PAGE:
Michael G. Hubbard, the former speaker of the Alabama House of Representatives who was convicted in a state trial last month on 12 counts of corruption, was sentenced on Friday to four years in prison plus probation and $210,000 in fines.
State prosecutors, who had been intensely criticized by Hubbard supporters for their handling of the prosecution, hailed the verdict. Calling the sentencing “a turning point in our state,” the attorney general, Luther Strange, said in a statement, “No longer can elected officials expect to disregard our laws and not pay a penalty.”
Mr. Hubbard has maintained his innocence. His lawyers, one of whom on Friday called the case “a witch hunt,” have announced an intention to appeal. They also filed a motion on Friday asking for an investigation into possible juror misconduct, attaching an affidavit from a juror who said that other jurors were making comments about Mr. Hubbard’s guilt before the trial even started.
As the architect of the 2010 Republican takeover of the State Legislature, Mr. Hubbard, 54, was often described as the most powerful politician in Alabama. His departure has added to a growing power vacuum in a state capital where the governor is facing calls for impeachment.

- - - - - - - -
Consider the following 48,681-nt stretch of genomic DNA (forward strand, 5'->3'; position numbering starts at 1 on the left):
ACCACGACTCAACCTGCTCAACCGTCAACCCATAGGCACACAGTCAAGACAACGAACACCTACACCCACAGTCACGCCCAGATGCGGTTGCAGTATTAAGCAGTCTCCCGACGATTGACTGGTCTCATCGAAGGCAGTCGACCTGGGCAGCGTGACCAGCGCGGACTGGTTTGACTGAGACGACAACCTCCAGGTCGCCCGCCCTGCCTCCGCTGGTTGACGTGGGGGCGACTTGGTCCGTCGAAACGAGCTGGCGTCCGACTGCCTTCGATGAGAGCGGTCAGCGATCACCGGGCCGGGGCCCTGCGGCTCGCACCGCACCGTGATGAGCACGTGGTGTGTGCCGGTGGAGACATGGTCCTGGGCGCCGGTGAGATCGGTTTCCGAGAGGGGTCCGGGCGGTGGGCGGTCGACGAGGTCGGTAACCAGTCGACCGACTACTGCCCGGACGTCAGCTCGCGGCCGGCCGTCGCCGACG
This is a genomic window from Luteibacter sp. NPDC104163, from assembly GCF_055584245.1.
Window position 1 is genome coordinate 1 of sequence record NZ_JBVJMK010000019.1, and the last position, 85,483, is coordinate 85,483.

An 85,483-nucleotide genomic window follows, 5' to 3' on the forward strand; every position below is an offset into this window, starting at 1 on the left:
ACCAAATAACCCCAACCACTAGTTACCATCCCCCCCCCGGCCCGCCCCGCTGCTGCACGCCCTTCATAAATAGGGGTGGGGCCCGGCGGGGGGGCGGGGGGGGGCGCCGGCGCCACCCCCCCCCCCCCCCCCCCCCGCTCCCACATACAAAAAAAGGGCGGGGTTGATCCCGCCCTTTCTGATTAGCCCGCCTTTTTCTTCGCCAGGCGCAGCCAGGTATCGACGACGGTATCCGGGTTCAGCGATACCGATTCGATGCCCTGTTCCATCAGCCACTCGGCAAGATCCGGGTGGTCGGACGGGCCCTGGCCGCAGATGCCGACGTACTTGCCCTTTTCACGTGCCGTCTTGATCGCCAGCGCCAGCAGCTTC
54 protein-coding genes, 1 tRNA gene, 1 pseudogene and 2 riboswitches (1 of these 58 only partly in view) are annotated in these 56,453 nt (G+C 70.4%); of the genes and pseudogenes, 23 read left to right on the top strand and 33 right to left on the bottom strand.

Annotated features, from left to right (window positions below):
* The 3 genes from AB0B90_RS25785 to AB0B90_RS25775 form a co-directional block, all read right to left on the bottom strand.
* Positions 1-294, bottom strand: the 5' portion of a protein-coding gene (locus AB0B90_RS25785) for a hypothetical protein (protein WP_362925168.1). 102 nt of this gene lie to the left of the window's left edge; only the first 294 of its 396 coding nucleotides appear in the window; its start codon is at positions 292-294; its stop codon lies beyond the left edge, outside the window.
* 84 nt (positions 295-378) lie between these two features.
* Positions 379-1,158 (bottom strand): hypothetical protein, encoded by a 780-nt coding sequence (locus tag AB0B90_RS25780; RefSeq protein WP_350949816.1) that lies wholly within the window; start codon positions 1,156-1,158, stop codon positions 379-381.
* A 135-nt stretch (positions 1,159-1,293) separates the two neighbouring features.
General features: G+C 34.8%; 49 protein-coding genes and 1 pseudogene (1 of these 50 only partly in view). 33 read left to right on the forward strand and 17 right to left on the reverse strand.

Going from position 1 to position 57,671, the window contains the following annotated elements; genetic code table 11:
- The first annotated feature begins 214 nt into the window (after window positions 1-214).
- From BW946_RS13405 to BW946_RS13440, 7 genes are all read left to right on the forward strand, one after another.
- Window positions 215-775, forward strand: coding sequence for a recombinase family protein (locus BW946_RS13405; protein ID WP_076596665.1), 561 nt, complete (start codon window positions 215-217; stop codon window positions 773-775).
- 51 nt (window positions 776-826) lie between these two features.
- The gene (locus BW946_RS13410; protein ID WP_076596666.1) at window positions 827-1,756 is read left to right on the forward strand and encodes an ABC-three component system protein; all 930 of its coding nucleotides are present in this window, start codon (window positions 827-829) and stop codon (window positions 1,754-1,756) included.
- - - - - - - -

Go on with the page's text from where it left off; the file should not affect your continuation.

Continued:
The legislative branch is powerful in Alabama by design, but Mr. Hubbard’s sway was made even greater by the discipline he enforced.
His power went almost unquestioned by members of both parties: Even after he was indicted, Mr. Hubbard received all but one vote in the Legislature for his re-election as speaker.
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SOURCE: NY Times, Campbell Robertson